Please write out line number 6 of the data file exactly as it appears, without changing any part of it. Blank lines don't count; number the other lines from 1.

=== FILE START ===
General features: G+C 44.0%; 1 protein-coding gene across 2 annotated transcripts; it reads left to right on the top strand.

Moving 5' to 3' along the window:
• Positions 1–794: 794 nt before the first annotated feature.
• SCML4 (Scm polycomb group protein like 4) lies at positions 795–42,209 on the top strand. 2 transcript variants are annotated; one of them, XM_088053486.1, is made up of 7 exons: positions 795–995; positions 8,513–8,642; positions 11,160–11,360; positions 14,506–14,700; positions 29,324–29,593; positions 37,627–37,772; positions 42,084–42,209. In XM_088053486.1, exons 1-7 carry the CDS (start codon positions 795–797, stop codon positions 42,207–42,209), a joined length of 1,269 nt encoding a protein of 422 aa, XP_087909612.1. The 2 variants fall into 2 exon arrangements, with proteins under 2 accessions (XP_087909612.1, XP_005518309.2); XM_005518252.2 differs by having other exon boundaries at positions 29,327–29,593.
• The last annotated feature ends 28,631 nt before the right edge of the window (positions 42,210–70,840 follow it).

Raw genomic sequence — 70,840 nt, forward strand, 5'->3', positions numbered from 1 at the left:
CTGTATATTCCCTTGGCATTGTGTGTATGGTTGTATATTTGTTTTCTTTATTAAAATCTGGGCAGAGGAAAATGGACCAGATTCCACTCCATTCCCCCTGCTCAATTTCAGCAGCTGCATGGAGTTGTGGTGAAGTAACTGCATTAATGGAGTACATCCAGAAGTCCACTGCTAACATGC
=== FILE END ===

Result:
Raw genomic sequence — 70,840 nt, forward strand, 5'->3', positions numbered from 1 at the left: